As F. Scott Fitzgerald so eloquently observed: “Let me tell you about the very rich. They are different from you and me.”

He was right. The consistent theme I have observed is that somehow, some way, when too many people get to a certain level of reward (note that I say reward, not necessarily accomplishment), something in their thought patterns is altered. Outlandish acts that would never occur to normal people—you know, like walking on a stage during a global broadcast of a once glamorous awards show and smacking a presenter speaking into the camera—somehow even for a millisecond sound survivable. Of course they almost immediately regret it if they are at all partially sane, but the momentary lapse of reason is not curbed in real-time by the same filters that are applied to the rest of us.

Do the same rules apply to everyone? It would be naive of me to say yes when we observe so much to the contrary. Only on some occasions is bad behavior of the elite so bad that the consequences are unavoidable. We see the edge cases where hubris is called to the carpet, but that remains a fraction of the enforcement necessary to remind us that civility in public discourse is not an elective, it is expected for unsupervised social engagement to be a constant.

Very early in my career, one of my wisest and most conflicted mentors said to me: “Be careful with what you think you are achieving; if you live long enough, you might become what you most fear.” I barely had a clue what he meant at the time, but I never forgot it, and each year that has gone by it has meant more to me.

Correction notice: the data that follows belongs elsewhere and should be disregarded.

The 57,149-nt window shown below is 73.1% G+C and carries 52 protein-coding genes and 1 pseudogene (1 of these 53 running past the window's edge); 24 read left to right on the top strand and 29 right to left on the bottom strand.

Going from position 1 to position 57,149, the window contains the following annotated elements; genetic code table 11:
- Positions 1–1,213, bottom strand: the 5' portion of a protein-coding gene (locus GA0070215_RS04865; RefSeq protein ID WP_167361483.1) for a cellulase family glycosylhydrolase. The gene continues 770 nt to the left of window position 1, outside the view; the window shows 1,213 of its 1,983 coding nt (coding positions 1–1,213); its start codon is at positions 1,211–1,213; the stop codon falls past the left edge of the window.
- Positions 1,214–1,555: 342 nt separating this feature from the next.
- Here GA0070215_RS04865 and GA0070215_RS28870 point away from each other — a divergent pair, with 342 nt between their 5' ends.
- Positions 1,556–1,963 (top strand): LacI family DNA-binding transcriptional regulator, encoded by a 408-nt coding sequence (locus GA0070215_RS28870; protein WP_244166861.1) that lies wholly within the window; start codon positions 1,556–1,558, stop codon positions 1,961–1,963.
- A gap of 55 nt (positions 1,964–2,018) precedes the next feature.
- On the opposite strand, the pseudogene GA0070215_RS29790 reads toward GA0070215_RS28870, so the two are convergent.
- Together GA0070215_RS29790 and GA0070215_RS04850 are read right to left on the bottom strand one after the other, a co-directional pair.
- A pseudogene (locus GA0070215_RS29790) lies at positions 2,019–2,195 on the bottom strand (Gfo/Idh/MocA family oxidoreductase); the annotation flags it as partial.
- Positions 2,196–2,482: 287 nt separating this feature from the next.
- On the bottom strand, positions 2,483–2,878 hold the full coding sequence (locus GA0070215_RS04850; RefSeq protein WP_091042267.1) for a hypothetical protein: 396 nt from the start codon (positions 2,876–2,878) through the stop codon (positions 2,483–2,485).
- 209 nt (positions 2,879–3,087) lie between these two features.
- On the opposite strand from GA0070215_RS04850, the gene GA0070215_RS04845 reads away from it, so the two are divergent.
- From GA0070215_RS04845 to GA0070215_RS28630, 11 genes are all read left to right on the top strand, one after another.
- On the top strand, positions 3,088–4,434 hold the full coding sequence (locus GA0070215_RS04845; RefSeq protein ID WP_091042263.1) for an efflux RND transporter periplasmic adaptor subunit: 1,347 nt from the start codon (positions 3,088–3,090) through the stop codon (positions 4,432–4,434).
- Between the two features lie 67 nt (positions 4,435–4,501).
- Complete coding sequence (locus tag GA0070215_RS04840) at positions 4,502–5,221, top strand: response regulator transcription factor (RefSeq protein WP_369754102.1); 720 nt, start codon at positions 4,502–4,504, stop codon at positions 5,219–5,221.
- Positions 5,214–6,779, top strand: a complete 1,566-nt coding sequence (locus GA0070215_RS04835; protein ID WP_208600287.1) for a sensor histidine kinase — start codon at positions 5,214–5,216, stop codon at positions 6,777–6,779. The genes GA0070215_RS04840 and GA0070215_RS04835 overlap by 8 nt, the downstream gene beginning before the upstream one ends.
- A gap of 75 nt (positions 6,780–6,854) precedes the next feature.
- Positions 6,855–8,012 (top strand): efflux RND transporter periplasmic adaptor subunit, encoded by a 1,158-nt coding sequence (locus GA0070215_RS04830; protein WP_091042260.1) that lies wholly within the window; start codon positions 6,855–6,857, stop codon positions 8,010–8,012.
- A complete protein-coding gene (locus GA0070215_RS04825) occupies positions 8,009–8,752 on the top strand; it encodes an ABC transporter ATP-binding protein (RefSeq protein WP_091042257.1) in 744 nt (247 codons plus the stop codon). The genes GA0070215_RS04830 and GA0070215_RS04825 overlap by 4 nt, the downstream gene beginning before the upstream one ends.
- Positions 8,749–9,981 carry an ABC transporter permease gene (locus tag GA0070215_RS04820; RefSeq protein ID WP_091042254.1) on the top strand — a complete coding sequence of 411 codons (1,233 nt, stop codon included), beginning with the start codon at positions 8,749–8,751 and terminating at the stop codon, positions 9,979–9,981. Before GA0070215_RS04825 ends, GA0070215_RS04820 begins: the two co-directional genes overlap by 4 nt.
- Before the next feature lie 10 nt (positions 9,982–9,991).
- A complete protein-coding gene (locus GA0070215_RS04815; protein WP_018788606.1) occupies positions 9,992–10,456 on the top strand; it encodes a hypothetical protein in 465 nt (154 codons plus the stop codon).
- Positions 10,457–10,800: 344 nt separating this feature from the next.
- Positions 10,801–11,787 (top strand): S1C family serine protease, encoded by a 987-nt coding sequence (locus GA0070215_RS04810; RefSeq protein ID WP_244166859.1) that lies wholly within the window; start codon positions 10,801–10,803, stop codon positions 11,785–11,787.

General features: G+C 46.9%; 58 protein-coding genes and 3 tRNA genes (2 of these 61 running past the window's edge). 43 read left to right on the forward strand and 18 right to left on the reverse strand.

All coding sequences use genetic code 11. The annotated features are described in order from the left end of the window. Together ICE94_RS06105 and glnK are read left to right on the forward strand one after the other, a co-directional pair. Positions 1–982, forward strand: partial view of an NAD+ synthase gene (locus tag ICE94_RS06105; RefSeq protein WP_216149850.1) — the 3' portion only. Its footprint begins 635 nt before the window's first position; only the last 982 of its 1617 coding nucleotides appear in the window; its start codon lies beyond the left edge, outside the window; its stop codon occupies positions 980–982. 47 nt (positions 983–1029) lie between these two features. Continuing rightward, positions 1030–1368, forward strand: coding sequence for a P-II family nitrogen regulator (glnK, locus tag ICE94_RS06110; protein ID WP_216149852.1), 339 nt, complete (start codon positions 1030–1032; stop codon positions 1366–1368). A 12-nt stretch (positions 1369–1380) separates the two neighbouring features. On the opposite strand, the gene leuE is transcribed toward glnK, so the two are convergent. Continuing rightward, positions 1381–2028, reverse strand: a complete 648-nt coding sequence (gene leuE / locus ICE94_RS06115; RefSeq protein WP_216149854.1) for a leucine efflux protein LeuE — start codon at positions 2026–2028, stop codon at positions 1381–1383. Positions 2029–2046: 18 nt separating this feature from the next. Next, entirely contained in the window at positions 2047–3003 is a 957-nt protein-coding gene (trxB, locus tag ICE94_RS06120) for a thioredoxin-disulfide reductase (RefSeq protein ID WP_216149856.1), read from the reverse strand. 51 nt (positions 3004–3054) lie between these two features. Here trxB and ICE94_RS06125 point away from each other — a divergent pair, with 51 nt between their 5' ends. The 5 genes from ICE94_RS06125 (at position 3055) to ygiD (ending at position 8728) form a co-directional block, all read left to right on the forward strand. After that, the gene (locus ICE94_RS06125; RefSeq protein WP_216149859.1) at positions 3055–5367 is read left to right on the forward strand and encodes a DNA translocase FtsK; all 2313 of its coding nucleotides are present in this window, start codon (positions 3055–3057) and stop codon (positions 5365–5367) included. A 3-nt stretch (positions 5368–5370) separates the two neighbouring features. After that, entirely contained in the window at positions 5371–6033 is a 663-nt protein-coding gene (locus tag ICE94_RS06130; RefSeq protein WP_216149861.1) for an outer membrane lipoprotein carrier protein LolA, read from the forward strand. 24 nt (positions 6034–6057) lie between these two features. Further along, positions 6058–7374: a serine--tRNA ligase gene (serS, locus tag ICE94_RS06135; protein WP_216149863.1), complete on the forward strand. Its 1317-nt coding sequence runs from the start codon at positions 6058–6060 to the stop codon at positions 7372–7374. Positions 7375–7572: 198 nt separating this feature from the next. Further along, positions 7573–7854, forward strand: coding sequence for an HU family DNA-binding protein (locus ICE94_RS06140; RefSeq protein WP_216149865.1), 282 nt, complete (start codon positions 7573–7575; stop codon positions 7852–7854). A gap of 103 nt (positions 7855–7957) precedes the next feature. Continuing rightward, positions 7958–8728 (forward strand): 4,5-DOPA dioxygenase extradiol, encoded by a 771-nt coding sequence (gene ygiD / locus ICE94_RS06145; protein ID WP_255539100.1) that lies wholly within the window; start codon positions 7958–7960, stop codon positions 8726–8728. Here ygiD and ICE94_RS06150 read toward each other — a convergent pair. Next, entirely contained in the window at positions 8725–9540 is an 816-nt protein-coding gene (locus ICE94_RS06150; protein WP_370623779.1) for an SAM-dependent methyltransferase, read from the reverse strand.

What do I take away from the Will Smith fiasco?

None of us are very important in the broad scope of things. Should you disagree, have a look at the obituaries of the most successful among us published even 30 days ago and try to recall most of their names.

Delusions are most famously reversed at the most inopportune times.

If you wish to maintain your admiration for a celebrity, try very hard not to meet them in person.

Life is too short and precious to let success of any kind go to your head and reshape your humanity into something you as a child would have abhorred.

Humility is a choice.

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Photo: Pixabay